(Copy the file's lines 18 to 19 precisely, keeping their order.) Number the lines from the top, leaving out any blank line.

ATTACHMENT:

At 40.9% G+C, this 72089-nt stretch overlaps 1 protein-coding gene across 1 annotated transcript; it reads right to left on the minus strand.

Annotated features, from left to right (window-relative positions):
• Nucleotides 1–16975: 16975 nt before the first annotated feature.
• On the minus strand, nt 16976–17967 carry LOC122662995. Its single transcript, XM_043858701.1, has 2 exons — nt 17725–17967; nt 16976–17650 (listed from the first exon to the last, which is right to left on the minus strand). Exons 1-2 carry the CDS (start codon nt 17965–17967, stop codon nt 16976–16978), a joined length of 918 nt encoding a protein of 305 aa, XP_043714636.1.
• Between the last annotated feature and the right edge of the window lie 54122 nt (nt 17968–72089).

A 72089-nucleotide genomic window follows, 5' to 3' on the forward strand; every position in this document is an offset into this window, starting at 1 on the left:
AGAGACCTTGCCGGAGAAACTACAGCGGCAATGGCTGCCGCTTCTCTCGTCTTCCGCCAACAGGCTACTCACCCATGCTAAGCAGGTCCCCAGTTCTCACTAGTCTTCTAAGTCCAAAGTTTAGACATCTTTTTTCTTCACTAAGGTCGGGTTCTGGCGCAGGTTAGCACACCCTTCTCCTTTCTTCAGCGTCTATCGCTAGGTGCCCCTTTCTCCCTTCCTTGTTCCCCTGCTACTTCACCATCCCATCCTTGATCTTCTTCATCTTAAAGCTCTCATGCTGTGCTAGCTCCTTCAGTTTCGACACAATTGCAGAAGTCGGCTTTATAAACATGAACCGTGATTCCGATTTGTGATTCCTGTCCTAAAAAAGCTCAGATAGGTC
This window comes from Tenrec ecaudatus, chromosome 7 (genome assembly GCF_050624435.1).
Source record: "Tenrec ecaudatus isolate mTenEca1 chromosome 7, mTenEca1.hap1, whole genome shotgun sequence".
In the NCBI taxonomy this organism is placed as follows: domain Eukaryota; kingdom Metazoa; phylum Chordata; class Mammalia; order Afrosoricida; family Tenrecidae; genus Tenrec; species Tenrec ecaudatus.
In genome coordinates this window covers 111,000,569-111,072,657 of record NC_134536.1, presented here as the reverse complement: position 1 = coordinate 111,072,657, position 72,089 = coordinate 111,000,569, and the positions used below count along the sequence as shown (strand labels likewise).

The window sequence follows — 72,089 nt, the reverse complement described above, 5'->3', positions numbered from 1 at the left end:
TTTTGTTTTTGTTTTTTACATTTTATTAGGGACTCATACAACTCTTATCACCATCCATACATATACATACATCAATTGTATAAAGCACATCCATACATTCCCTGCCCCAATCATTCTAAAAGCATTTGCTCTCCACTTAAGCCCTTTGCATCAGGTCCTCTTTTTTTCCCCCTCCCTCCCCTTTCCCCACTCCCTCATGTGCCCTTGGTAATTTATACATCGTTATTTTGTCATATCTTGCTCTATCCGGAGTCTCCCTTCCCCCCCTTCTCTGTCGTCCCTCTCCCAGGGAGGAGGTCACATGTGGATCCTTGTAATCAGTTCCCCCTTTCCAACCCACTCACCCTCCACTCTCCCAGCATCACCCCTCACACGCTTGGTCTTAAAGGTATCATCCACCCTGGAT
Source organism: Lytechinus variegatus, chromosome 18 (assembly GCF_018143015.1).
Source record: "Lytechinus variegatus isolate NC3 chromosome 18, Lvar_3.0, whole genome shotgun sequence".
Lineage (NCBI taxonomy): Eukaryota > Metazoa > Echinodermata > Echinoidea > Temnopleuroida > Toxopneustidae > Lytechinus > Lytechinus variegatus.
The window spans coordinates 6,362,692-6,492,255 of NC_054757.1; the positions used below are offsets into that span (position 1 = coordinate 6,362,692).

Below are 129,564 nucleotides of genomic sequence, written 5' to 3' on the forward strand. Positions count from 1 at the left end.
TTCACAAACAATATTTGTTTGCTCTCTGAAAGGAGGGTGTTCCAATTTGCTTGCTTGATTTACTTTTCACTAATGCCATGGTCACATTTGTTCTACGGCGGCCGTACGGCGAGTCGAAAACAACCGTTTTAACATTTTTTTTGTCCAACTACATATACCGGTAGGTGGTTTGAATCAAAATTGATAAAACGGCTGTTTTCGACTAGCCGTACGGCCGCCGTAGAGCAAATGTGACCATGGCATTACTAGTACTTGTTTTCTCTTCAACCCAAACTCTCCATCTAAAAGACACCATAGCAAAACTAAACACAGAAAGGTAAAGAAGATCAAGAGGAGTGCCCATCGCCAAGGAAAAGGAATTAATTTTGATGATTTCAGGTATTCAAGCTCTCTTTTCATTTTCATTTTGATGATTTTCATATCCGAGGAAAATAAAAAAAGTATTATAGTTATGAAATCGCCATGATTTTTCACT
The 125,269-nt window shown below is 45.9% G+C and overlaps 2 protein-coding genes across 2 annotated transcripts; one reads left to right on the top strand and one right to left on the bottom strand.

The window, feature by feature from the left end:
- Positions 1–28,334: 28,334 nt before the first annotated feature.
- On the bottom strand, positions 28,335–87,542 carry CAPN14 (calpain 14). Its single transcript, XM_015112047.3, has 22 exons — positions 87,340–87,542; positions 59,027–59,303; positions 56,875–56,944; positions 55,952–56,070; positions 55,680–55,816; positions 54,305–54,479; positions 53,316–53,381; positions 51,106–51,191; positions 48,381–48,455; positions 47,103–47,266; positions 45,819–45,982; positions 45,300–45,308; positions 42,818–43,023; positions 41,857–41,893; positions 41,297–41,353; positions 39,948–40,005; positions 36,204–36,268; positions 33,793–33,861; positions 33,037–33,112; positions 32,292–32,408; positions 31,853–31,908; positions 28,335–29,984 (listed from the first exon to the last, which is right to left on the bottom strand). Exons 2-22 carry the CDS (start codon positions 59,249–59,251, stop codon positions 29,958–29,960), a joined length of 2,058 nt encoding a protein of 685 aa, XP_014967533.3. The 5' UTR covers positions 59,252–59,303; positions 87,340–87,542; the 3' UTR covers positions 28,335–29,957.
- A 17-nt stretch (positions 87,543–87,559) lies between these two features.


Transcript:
Below are 129,564 nucleotides of genomic sequence, written 5' to 3' on the forward strand. Positions count from 1 at the left end.
TTCACAAACAATATTTGTTTGCTCTCTGAAAGGAGGGTGTTCCAATTTGCTTGCTTGATTTACTTTTCACTAATGCCATGGTCACATTTGTTCTACGGCGGCCGTACGGCGAGTCGAAAACAACCGTTTTAACATTTTTTTTGTCCAACTACATATACCGGTAGGTGGTTTGAATCAAAATTGATAAAACGGCTGTTTTCGACTAGCCGTACGGCCGCCGTAGAGCAAATGTGACCATGGCATTACTAGTACTTGTTTTCTCTTCAACCCAAACTCTCCATCTAAAAGACACCATAGCAAAACTAAACACAGAAAGGTAAAGAAGATCAAGAGGAGTGCCCATCGCCAAGGAAAAGGAATTAATTTTGATGATTTCAGGTATTCAAGCTCTCTTTTCATTTTCATTTTGATGATTTTCATATCCGAGGAAAATAAAAAAAGTATTATAGTTATGAAATCGCCATGATTTTTCACT